• Janice Lin

Between Russia and Ukraine. And NATO and the US

People have always asked: “Is this going to start World War III?” There were many chances and close calls, but now, people seem to be more scared than ever. Since the Cold War, Russia has been seen as one of the US’s main adversaries. In fact, one of the main purposes of the North Atlantic Treaty Organization (NATO) was to combat the Soviet Union, which included Ukraine. It is said that Kyiv, the capital of Ukraine, was the “mother of all Russian cities.” This perhaps gives you insight into the Russian connection to Ukraine, as they shared similar languages and cultures.


The most recent news between Ukraine’s borders with Belarus and Russia started in October of 2021. For context, Belarus is considered to hold Europe’s last dictator (with the possible exception of Hungary’s Victor Orban) and has been quite dependent on Russian aid. In addition, looking at a map of the area reveals that having Russian troops in Belarus would increase the number of from which directions Russia could invade Ukraine.


Indeed, Russia has begun moving troops and military equipment near the border, sparking concerns about a possible invasion. There were satellite images and social media posts, particularly from TikTok, of missiles, tanks, and other weapons moving toward Ukraine in the last two months of 2021. Russia couldn’t only put equipment near the border, so they sent more than 100,000 troops along.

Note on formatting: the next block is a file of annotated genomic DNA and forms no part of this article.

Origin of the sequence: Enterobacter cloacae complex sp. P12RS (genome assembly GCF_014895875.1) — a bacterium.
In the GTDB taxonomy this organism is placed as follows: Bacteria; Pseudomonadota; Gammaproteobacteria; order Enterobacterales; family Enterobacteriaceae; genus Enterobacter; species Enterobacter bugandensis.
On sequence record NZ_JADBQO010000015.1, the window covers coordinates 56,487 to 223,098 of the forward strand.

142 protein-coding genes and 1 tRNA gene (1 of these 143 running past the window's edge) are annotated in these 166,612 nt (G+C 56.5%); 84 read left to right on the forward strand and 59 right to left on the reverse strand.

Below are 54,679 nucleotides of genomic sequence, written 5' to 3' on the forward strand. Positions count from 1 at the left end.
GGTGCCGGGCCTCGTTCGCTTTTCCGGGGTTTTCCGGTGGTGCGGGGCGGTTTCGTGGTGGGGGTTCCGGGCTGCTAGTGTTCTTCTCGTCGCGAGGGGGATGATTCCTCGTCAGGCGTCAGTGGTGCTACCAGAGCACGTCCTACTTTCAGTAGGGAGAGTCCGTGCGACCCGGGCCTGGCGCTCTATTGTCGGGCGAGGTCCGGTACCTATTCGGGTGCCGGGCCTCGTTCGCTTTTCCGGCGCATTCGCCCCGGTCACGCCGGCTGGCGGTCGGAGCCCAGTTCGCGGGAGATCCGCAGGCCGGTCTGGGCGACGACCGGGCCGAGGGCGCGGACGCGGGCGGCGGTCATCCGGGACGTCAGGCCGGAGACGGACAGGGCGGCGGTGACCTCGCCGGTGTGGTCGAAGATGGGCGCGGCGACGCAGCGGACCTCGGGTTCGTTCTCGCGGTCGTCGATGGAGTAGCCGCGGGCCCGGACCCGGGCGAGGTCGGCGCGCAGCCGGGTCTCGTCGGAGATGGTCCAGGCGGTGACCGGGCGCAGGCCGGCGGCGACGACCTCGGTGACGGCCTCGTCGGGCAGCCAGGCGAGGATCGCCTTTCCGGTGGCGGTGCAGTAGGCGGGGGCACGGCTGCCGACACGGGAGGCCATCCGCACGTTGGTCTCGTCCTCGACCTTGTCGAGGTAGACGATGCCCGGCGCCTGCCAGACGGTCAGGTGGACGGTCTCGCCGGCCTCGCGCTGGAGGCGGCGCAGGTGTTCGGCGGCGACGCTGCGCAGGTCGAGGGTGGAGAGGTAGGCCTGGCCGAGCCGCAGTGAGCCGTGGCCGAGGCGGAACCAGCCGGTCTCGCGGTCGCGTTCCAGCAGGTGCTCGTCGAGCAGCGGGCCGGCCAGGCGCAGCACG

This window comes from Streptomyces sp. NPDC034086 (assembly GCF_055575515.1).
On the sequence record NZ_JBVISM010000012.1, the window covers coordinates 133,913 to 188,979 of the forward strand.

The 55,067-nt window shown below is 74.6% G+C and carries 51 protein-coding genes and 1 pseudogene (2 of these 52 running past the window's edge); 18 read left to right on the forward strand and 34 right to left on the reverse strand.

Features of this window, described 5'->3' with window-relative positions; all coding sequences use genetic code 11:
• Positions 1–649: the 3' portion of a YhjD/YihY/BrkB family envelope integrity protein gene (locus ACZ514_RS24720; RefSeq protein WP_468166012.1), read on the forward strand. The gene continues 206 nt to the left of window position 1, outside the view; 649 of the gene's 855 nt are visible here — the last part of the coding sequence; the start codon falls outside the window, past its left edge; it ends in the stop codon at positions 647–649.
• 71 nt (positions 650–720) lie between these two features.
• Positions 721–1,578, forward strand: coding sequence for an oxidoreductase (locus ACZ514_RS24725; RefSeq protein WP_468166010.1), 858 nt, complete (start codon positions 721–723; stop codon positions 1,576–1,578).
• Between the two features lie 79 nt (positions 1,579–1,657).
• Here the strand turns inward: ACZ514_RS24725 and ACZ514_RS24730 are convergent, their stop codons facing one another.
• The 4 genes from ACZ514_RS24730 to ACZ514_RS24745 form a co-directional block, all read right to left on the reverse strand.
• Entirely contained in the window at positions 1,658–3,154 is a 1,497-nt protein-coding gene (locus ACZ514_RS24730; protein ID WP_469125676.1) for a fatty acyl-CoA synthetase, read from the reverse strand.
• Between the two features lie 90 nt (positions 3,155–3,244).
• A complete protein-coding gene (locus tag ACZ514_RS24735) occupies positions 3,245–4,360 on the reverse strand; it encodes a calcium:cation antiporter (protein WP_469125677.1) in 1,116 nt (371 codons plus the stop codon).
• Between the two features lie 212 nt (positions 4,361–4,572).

Russia is spending a great deal of her time, energy, money, and resources near Ukraine. In December, a few months after the more recent advances started, the Russian foreign ministry had a list of demands for NATO, which included a ban of Ukraine entering the organization and a reduction of NATO military and equipment in eastern Europe. NATO has rejected all such demands.


As many are aware, this is not the first time Russia has made advances toward Ukraine. In fact, if they were to invade, this would not be the first time in recent history for Russia to do so. In March of 2014, Russian troops took control of Ukraine’s region of Crimea, in the south of the country. Then, they formally annexed the peninsula after Crimeans voted to join the motherland, even though the local referendum was disputed. Following the physical invasion, Ukraine became the target of cyberattacks, which is known to be one of Russia’s specialties.


In response, the US took some action, which included a variety of statements. The US said that if military forces were acquiring land in Ukraine, it would consider that to be an invasion, regardless of the size of the land or troops. Antony Blinken, the US Secretary of State, was in Kyiv to meet with Ukrainian President Volodymyr Zelenskyy to symbolize the urgency of the crisis. Although the US will not be sending troops directly to Ukraine, it will send them to other countries in the area like Poland. President Biden has warned of sanctions against Russia from the U.S. and its allies.


The State Department has also instructed the families of U.S. diplomats in Ukraine to leave the country and authorized some embassy staff members to depart. It has also recommended regular U.S. citizens residing there to leave as soon as possible because the US will not be able to help them evacuate the country while the Russian attack is occurring.


Despite all of this increased tension, there exists ongoing diplomacy, which began on January 10th, 2022 in Geneva, Switzerland. Russian officials are trying to get the US and NATO to agree to its demands, but again, the countries won’t budge. Blinken even met with his Russian counterpart, Mr. Lavrov, in Geneva, where they agreed to continue discussions.


People have reason to be scared. If Russia and the US go to war, the results could be catastrophic, as both powerful countries possess nuclear weapons. Many are calling this one of the greatest security crises since the Cold War.